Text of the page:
Camso warehouse tyresDarren Stratton, product manager and director, materials handling for tyre manufacturer Camso, says warehouses tie up a lot of capital in equipment and product inventory. Forklifts are key in the operation and the movement of goods within a warehouse, but no two warehouses are alike, either in design or utilisation. “Warehouse managers assess their needs and acquire only as much equipment as needed, ensuring that forklifts are being fully utilised. This often means that the forklifts are under continuous demand, (and) as tyres are the number one consumable on a forklift, it stands to reason that an efficient operation wants to maximise life and ensure there are no failures, so equipment remains productive and downtime is managed,” says Stratton. Providing the right tyres based on the need for application is key. Camso’s Usage Intensity Calculator is an online tool developed to remove the guesswork from choosing the right tyre for the right job and forklift. By keying in relevant data such as product type, working environment, lifting capacity and time the equipment spends in idling, travel and manoeuvring, the calculator can advise a customer on the best tyre choice for their application.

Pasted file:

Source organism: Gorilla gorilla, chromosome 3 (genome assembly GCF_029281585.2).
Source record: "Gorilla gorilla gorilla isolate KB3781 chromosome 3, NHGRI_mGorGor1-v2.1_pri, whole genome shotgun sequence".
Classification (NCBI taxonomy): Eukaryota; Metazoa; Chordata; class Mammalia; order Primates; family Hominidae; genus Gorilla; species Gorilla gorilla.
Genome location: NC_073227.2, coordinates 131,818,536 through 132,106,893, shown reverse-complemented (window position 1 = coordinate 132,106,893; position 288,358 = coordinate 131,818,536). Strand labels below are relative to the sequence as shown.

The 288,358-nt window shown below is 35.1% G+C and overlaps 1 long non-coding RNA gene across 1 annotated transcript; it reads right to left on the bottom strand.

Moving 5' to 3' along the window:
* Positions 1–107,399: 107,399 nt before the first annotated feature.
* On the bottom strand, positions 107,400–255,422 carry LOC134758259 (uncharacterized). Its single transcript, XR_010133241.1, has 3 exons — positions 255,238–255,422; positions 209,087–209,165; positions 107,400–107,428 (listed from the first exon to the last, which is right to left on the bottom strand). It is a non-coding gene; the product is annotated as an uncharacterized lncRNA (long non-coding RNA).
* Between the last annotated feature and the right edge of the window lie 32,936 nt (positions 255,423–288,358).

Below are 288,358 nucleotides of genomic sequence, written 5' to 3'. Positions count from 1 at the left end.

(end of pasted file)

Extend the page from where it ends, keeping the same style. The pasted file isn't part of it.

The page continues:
The future of warehousing
For both parts of this two-part series, companies were asked what they thought the future for warehousing might look like. Many spoke about the increased uptake of digital technology, automation and electric vehicles. Dominik Margraf from Exide Technologies had an intriguing and thought-provoking response: “My vision or maybe even dystopian view is that nothing will remain the same. With the increase in automated guided vehicles and their capability to communicate and exchange more and more data through 5G and IoT, will we even need warehouses, the foundation of our business, in the future? Why shouldn’t swarms of ‘intelligent’ small carriers, AGVs, drones as an example, exclusively deliver smaller goods straight from the factory to our door? In the same way we are already experimenting with autonomous personal vehicles, why shouldn’t automated guided industrial trucks enter traffic within the next decades and move large goods from the point of manufacture to the point of use?”